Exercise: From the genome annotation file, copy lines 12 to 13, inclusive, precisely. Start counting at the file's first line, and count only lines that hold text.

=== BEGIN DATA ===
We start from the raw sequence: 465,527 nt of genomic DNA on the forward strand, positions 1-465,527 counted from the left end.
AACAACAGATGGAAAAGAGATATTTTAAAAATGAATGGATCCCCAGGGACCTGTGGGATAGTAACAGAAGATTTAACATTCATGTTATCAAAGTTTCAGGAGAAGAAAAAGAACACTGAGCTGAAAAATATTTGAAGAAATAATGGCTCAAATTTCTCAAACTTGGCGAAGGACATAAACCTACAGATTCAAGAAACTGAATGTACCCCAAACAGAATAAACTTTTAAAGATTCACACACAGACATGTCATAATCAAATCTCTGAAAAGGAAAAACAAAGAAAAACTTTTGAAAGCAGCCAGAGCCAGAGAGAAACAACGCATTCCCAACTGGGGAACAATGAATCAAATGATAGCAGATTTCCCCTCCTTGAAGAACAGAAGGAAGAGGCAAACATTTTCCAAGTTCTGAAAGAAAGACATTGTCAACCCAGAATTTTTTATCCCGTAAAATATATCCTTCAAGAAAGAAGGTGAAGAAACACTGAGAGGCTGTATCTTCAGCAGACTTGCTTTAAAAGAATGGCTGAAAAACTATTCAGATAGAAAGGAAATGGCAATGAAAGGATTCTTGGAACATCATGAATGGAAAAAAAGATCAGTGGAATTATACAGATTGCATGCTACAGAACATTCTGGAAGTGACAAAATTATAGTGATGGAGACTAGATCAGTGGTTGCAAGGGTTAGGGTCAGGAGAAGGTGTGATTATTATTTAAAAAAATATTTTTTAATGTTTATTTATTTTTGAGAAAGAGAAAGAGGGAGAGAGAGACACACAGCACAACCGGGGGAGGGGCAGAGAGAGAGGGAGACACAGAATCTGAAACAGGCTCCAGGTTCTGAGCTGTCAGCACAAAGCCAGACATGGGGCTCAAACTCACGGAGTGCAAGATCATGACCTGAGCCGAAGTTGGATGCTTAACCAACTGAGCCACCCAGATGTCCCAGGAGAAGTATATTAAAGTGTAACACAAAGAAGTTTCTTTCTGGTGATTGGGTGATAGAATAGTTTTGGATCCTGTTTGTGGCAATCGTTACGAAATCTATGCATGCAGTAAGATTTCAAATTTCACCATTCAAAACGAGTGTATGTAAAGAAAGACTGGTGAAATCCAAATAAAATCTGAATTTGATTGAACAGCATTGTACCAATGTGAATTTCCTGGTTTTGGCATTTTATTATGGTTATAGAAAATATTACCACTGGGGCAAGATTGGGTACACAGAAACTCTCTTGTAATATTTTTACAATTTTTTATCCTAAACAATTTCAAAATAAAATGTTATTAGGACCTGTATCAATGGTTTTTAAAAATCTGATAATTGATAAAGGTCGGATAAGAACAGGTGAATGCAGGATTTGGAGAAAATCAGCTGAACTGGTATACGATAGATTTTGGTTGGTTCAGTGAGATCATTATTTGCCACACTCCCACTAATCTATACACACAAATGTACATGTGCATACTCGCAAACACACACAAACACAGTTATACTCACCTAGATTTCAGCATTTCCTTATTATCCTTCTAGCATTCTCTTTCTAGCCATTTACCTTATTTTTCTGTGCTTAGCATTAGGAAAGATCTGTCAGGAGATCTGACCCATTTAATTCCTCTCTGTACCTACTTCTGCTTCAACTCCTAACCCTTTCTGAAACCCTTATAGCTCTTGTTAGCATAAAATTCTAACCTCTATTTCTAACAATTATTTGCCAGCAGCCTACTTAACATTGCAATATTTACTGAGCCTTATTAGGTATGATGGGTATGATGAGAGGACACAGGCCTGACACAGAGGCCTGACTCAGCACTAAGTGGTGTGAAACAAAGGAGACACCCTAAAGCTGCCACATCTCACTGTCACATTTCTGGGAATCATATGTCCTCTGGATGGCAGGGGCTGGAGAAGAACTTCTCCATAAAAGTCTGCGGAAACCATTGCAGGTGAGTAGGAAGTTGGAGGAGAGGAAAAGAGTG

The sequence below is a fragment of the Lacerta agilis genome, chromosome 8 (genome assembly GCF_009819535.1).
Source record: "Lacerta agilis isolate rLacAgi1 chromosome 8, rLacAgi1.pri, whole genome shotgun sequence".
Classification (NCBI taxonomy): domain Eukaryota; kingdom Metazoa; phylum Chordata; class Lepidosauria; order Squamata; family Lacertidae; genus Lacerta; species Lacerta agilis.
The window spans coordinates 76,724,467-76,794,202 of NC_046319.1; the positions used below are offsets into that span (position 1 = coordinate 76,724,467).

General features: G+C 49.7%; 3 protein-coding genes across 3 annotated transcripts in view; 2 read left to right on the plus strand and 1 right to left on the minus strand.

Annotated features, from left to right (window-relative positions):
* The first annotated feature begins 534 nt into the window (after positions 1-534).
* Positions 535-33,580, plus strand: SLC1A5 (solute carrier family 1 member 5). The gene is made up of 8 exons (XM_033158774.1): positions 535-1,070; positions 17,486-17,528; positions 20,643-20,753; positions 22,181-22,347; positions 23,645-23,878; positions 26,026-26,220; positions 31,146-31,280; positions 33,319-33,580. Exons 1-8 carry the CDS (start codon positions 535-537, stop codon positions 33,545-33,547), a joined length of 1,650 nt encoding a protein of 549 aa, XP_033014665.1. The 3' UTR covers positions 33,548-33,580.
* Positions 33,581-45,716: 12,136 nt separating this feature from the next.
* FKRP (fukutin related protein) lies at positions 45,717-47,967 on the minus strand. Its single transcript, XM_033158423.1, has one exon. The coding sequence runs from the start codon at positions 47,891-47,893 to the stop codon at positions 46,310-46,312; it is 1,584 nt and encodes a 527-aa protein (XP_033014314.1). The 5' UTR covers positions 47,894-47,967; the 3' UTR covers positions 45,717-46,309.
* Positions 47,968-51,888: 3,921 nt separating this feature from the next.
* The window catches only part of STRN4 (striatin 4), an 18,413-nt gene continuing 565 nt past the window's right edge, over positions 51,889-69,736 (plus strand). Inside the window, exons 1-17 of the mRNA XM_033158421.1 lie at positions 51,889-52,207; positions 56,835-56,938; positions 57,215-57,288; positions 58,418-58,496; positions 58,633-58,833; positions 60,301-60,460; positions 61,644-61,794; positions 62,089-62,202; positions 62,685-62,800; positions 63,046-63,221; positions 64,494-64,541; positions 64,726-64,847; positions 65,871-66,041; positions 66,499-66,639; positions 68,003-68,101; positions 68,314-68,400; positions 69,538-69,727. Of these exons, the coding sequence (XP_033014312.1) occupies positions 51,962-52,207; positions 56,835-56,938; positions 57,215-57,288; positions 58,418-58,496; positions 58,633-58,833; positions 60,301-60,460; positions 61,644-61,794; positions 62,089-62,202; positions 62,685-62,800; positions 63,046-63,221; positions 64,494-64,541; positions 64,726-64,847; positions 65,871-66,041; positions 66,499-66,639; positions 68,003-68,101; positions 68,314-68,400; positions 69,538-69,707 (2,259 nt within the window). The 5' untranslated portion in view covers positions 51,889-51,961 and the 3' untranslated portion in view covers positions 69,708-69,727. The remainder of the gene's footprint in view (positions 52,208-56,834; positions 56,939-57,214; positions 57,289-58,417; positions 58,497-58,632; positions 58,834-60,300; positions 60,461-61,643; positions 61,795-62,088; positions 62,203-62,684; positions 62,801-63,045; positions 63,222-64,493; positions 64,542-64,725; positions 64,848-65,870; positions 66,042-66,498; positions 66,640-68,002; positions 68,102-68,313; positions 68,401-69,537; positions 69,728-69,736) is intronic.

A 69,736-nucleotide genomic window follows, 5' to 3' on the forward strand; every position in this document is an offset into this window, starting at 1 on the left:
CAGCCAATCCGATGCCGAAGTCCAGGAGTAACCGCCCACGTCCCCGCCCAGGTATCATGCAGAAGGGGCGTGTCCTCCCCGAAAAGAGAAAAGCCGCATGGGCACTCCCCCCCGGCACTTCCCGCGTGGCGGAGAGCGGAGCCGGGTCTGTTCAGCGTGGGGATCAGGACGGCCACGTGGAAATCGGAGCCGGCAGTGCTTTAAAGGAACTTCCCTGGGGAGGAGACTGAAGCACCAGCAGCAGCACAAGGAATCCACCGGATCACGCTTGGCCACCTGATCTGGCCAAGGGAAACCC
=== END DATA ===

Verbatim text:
* FKRP (fukutin related protein) lies at positions 45,717-47,967 on the minus strand. Its single transcript, XM_033158423.1, has one exon. The coding sequence runs from the start codon at positions 47,891-47,893 to the stop codon at positions 46,310-46,312; it is 1,584 nt and encodes a 527-aa protein (XP_033014314.1). The 5' UTR covers positions 47,894-47,967; the 3' UTR covers positions 45,717-46,309.
* Positions 47,968-51,888: 3,921 nt separating this feature from the next.